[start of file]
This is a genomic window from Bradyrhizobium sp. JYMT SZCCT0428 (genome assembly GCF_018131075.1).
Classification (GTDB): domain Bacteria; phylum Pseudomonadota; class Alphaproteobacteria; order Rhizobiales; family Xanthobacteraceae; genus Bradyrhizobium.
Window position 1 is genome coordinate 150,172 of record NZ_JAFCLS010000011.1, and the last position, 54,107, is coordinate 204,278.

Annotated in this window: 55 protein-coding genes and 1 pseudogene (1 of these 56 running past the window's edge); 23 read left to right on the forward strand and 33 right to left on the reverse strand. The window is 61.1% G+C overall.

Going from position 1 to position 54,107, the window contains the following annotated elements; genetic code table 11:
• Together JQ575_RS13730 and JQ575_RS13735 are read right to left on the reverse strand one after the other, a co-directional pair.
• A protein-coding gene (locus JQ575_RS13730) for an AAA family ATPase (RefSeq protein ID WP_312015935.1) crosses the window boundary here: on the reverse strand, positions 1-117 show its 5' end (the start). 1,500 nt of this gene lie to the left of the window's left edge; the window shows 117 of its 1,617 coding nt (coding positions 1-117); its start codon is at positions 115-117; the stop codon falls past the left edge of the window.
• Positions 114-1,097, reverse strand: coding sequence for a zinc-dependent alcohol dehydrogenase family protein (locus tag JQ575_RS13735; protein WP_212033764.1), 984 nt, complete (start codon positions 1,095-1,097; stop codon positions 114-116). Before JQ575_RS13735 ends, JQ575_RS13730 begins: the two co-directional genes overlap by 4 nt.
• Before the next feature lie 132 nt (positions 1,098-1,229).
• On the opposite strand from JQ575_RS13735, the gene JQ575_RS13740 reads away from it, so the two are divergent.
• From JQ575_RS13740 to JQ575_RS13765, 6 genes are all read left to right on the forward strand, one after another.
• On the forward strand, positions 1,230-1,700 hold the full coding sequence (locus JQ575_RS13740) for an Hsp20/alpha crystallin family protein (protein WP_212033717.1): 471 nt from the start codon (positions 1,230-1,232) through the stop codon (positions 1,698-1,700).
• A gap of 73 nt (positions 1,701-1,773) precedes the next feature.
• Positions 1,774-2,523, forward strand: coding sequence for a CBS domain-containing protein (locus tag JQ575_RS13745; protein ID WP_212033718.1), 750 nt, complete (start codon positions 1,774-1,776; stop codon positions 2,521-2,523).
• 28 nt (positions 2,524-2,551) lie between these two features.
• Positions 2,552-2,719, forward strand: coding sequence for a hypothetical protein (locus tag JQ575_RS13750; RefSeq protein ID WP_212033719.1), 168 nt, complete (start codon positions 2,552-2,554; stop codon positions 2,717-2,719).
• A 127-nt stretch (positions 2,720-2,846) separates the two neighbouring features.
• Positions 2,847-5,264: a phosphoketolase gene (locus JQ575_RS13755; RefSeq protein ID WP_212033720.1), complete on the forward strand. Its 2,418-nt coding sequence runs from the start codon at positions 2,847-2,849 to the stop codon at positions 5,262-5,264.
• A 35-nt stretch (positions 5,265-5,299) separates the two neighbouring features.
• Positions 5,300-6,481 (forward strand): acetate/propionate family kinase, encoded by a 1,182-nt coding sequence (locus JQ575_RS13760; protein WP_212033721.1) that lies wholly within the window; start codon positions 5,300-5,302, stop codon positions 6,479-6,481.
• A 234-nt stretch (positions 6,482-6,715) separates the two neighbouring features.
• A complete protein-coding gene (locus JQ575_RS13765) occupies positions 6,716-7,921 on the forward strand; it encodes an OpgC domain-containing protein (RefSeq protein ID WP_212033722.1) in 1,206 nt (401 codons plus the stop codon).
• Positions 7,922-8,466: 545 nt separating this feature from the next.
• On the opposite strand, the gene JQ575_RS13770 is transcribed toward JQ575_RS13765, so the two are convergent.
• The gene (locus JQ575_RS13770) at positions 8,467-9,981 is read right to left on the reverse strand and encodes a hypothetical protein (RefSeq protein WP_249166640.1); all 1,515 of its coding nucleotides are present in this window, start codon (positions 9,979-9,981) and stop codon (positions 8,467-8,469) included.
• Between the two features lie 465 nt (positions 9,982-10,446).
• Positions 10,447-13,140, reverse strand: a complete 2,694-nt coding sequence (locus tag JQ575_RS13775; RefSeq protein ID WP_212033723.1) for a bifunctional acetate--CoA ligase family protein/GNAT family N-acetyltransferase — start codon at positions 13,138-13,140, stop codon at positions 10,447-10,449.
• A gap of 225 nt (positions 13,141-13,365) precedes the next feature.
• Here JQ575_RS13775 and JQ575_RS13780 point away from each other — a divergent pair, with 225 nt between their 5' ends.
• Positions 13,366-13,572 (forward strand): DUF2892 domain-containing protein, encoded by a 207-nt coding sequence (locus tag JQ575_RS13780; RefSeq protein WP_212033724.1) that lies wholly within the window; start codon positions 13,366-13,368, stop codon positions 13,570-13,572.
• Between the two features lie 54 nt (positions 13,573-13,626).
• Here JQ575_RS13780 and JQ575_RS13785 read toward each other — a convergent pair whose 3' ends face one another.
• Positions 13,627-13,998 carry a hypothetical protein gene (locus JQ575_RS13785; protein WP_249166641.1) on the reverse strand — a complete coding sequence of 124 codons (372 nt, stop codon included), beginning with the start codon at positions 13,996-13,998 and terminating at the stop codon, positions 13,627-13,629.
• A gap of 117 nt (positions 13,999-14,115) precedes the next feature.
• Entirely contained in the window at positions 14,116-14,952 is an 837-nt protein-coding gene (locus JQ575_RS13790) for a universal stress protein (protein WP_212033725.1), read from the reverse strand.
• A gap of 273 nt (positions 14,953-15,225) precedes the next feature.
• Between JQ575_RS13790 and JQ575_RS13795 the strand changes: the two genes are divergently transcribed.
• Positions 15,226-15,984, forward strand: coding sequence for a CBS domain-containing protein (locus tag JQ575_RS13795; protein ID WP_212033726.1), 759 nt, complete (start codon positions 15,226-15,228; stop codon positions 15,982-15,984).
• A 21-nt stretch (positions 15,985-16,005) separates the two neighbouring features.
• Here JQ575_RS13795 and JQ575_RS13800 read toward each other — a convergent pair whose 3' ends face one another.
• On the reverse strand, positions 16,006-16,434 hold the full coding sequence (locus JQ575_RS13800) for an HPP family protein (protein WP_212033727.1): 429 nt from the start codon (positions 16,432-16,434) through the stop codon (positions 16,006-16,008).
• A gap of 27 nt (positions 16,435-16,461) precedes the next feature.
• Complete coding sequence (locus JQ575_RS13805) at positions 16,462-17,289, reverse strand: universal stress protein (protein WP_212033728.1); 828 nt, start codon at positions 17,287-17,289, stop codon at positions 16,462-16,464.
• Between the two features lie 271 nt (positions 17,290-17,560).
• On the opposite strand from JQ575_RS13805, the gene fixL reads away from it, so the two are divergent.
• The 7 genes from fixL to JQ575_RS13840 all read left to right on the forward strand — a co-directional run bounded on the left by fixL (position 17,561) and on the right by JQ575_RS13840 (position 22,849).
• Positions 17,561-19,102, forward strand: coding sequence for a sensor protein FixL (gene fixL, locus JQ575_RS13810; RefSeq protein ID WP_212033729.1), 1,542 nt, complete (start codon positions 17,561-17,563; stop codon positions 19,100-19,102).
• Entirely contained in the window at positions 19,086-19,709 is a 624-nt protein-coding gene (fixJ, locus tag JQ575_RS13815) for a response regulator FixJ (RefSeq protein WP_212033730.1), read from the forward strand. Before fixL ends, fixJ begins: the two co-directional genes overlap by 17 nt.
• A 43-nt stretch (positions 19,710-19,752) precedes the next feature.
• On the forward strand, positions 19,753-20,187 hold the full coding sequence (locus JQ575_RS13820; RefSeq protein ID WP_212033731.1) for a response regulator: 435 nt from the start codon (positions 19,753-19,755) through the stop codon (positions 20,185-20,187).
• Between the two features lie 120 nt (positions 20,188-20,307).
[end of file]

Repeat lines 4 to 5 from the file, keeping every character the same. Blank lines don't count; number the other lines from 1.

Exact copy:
Annotated in this window: 55 protein-coding genes and 1 pseudogene (1 of these 56 running past the window's edge); 23 read left to right on the forward strand and 33 right to left on the reverse strand. The window is 61.1% G+C overall.

Going from position 1 to position 54,107, the window contains the following annotated elements; genetic code table 11: